You might be wondering, since I keep mentioning it, what the Potomac gorge is. It’s an interesting geological/hydrological feature of the Potomac River: a 15 mile stretch from Great Falls to Theodore Roosevelt Island in Washington, DC, in which the river drops about 130 feet. Great Falls itself is a plunge of 76 feet over about two thirds of a mile. This is one of the longest and most dramatic fall zones of any watercourse on the Atlantic seaboard. It’s the area where the hard metamorphic rock of the piedmont meets the sediments of the coastal plain, and as a transitional area supports a large diversity of life, including over 200 rare communities and species.
One of the interesting geological features of the gorge is the bedrock terraces. These very hard rock formations are quite erosion resistant, and are swept by frequent floods, resulting in micro-habitats where you can find unusual species of plants. Sometimes you can find plants growing next to each other that wouldn’t co-exist anywhere else in the world. And there are species found in the gorge that are otherwise rare east of the Appalachians, like racemose goldenrod and Coville’s phacelia.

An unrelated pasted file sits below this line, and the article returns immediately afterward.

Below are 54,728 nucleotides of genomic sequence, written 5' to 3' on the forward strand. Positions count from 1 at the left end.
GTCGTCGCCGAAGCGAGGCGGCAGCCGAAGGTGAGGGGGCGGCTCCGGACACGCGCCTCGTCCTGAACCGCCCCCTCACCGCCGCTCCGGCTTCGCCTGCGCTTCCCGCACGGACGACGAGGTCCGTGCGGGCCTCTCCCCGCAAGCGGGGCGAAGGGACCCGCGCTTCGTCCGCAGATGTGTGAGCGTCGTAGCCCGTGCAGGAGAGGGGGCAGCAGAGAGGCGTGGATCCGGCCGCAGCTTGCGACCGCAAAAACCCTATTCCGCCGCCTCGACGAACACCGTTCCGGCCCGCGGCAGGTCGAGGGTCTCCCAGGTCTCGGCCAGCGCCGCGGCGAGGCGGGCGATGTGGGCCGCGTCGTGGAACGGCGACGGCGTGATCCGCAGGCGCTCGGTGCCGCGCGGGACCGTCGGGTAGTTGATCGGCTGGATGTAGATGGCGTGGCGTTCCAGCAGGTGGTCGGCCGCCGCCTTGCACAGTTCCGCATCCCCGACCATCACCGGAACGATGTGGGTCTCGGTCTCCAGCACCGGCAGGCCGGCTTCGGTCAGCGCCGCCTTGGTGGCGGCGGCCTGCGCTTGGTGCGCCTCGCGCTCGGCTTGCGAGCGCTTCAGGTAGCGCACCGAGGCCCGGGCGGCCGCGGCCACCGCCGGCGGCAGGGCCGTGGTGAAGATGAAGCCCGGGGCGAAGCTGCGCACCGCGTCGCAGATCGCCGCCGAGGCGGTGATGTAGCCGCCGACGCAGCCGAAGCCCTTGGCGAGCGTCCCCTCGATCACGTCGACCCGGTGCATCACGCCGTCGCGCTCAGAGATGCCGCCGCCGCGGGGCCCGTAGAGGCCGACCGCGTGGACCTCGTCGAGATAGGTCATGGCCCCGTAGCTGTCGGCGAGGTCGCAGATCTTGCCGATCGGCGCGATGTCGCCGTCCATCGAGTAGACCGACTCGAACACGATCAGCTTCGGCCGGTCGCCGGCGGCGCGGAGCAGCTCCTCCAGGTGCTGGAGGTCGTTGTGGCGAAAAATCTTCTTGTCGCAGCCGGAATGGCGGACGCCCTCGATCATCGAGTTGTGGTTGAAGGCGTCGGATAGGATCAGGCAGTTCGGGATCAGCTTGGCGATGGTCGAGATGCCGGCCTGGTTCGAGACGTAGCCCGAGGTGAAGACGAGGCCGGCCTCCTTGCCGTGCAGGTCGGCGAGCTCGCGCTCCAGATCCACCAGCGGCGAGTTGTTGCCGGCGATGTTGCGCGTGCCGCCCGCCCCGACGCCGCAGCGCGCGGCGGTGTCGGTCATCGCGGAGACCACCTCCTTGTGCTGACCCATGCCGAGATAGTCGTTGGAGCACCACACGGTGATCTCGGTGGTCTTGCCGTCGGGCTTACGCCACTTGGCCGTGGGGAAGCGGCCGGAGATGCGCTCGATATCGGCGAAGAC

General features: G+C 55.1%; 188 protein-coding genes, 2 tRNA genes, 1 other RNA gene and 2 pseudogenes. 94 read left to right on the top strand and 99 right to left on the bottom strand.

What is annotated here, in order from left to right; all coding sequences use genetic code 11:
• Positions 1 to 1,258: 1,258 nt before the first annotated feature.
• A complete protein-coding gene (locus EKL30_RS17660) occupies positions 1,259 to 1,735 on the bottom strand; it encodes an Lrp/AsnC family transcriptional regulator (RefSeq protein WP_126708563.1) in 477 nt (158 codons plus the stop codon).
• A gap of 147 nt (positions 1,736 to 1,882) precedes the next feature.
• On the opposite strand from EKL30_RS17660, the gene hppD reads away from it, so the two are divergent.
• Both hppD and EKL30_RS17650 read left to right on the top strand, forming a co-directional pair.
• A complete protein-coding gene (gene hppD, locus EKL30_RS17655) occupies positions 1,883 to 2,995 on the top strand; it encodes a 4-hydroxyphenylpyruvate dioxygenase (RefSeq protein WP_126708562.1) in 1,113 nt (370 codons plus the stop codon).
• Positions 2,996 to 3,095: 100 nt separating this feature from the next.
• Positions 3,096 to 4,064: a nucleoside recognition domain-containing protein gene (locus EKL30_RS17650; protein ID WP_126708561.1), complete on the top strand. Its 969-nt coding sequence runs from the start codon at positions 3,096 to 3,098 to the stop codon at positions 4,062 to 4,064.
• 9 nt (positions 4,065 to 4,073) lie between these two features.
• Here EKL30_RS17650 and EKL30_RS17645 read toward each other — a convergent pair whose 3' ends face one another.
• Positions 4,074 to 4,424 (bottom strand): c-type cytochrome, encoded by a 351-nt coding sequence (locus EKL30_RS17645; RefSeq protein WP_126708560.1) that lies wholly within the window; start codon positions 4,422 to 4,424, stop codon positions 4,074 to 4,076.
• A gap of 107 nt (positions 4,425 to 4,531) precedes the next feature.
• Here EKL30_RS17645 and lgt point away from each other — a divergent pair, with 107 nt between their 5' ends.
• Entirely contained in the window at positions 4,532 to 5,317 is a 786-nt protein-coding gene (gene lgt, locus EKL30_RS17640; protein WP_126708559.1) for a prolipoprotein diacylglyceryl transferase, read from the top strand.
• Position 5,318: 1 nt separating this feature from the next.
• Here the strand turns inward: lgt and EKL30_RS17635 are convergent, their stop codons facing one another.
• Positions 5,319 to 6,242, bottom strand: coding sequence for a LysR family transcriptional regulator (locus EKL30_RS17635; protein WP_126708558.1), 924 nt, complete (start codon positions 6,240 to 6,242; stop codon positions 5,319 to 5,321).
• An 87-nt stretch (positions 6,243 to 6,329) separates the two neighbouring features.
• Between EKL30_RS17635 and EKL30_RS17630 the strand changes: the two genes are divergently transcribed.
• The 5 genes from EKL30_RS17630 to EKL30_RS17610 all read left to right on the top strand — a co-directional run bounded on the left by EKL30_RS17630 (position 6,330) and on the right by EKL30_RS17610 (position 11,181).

More rare plants can be found in the Potomac gorge than in any other part of Maryland.
There’s more. A lot more. When I started researching for this post I discovered some really nice articles, and spent hours reading, and decided I couldn’t do the topic justice on my little blog. Most of what’s written here I found in the following sources:
“The Wildest Urban River: Potomac River Gorge” –Jeffrey P. Cohn, Oxford Journals
Potomac Gorge Field Guide –National Park Service
Potomac Gorge Site Conservation Plan –Nature Conservancy
Potomac Gorge –Michael Kircher, Burn Magazine